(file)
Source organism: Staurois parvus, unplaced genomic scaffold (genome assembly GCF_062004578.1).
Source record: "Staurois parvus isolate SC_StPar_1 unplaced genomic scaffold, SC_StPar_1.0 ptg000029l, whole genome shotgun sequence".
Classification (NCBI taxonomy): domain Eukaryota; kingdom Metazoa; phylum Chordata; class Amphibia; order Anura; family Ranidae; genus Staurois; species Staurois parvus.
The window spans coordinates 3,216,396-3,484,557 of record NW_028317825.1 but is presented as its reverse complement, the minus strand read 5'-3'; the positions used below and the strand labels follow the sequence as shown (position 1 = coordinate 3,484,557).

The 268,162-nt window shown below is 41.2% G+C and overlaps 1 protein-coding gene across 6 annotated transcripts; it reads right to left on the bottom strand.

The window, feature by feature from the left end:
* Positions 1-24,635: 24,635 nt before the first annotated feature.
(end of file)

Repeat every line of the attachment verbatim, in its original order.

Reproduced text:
Source organism: Staurois parvus, unplaced genomic scaffold (genome assembly GCF_062004578.1).
Source record: "Staurois parvus isolate SC_StPar_1 unplaced genomic scaffold, SC_StPar_1.0 ptg000029l, whole genome shotgun sequence".
Classification (NCBI taxonomy): domain Eukaryota; kingdom Metazoa; phylum Chordata; class Amphibia; order Anura; family Ranidae; genus Staurois; species Staurois parvus.
The window spans coordinates 3,216,396-3,484,557 of record NW_028317825.1 but is presented as its reverse complement, the minus strand read 5'-3'; the positions used below and the strand labels follow the sequence as shown (position 1 = coordinate 3,484,557).

The 268,162-nt window shown below is 41.2% G+C and overlaps 1 protein-coding gene across 6 annotated transcripts; it reads right to left on the bottom strand.

The window, feature by feature from the left end:
* Positions 1-24,635: 24,635 nt before the first annotated feature.